blob: 9db68dee2ba4f5ad9feb242b905c881df380b75a [file] [log] [blame]
Quick-start build instructions
1) Configure the package:
2) Compile it:
3) Install it:
make install
This final step may require temporary root access (eg. with sudo) if
you don't have write permission to the directory in which cairo will
be installed.
NOTE: If you are working with source from git/cvs rather than from a tar
file, then you should use ./ in place of ./configure
anywhere it is mentioned in these instructions.
More detailed build instructions
1) Configure the package
The first step in building cairo is to configure the package by
running the configure script. [Note: if you don't have a configure
script, skip down below to the Extremely detailed build
The configure script attempts to automatically detect as much as
possible about your system. So, you should primarily just accept
its defaults by running:
The configure script does accept a large number of options for
fine-tuning its behavior. See "./configure --help" for a complete
list. The most commonly used options are discussed here.
This option specifies the directory under which the software
should be installed. By default configure will choose a
directory such as /usr/local. If you would like to install
cairo to some other location, pass the director to configure
with the --prefix option. For example:
./configure --prefix=/opt/cairo
would install cairo into the /opt/cairo directory. You could
also choose a prefix directory within your home directory if
you don't have write access to any system-wide directory.
After installing into a custom prefix, you will need to set
some environment variables to allow the software to be
found. Assuming the /opt/cairo prefix and assuming you are
using the bash shell, the following environment variables
should be set:
(NOTE: On Mac OS X, at least, use DYLD_LIBRARY_PATH in place
of LD_LIBRARY_PATH above.)
Cairo's various font and surface backends and other features can be
enabled or disabled at configure time. Features can be divided into
three categories based on their default state:
* default=yes: These are the recommended features like PNG functions
and PS/PDF/SVG backends. It is highly recommended to not disable
these features but if that's really what one wants, they can be
disabled using --disable-XYZ.
* default=auto: These are the "native" features, that is, they are
platform specific, like the Xlib surface backend. You probably
want one or two of these. They will be automatically enabled if
all their required facilities are available. Or you can use
--enable-XYZ or --disable-XYZ to make your desire clear, and then
cairo errs during configure if your intention cannot be followed.
* default=no: These are the "experimental" features, and hence by
default off. Use --enabled-XYZ to enable them.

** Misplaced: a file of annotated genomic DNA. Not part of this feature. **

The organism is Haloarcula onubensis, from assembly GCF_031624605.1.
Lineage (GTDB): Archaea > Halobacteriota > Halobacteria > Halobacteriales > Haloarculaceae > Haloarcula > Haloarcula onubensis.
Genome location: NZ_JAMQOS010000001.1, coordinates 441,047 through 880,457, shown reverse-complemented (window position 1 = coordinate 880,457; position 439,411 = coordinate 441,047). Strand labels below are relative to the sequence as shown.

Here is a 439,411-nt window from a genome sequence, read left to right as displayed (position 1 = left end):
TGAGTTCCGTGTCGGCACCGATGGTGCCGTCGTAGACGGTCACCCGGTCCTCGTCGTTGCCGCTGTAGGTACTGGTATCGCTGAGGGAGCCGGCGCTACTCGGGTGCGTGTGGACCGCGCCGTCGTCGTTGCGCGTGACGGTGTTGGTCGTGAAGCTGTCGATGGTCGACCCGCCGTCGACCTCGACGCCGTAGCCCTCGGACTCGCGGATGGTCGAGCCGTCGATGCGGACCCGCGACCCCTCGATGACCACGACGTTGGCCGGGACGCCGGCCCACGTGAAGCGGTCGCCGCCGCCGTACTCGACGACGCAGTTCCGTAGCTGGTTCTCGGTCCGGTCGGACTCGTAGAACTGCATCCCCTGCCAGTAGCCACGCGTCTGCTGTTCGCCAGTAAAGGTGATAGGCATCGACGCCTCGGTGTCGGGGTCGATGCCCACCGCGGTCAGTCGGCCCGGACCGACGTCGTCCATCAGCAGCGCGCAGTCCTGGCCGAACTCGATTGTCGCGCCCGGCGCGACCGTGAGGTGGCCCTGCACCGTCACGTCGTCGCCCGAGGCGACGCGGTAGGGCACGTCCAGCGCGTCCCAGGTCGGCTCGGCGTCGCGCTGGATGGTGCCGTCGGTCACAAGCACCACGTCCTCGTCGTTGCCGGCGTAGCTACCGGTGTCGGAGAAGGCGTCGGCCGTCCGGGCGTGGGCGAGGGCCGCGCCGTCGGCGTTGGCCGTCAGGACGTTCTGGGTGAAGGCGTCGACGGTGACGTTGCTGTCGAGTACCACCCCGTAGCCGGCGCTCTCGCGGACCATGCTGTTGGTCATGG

The list of all features and their default state can be seen in the
output of ./configure --help.
2) Compile the package:
This step is very simple. Just:
The Makefiles included with cairo are designed to work on as many
different systems as possible.
When cairo is compiled, you can also run some automated tests of
cairo with:
make check
NOTE: Some versions of X servers will cause the -xlib tests to
report failures in make check even when cairo is working just
fine. If you see failures in nothing but -xlib tests, please
examine the corresponding -xlib-out.png images and compare them to
the -ref.png reference images (the -xlib-diff.png images might also
be useful). If the results seem "close enough" please do not report
a bug against cairo as the "failures" you are seeing are just due
to subtle variations in X server implementations.
3) Install the package:
The final step is to install the package with:
make install
If you are installing to a system-wide location you may need to
temporarily acquire root access in order to perform this
operation. A good way to do this is to use the sudo program:
sudo make install
Extremely detailed build instructions
So you want to build cairo but it didn't come with a configure
script. This is probably because you have checked out the latest
in-development code via git. If you need to be on the bleeding edge,
(for example, because you're wanting to develop some aspect of cairo
itself), then you're in the right place and should read on.
However, if you don't need such a bleeding-edge version of cairo, then
you might prefer to start by building the latest stable cairo release:
or perhaps the latest (unstable) development snapshot:
There you'll find nicely packaged tar files that include a configure
script so you can go back the the simpler instructions above.
But you're still reading, so you're someone that loves to
learn. Excellent! We hope you'll learn enough to make some excellent
contributions to cairo. Since you're not using a packaged tar file,
you're going to need some additional tools beyond just a C compiler in
order to compile cairo. Specifically, you need the following utilities:
pkg-config [at least version 0.16]
gtk-doc (recommended)
Hopefully your platform of choice has packages readily available so
that you can easily install things with your system's package
management tool, (such as "apt-get install automake" on Debian or "yum
install automake" on Fedora, etc.). Note that Mac OS X ships with
glibtoolize instead of libtoolize.
Once you have all of those packages installed, the next step is to run
the script. That can be as simple as:
But before you run that command, note that the script
accepts all the same arguments as the configure script, (and in fact,
will generate the configure script and run it with the arguments you
provide). So go back up to step (1) above and see what additional
arguments you might want to pass, (such as prefix). Then continue with
the instructions, simply using ./ in place of ./configure.
Happy hacking!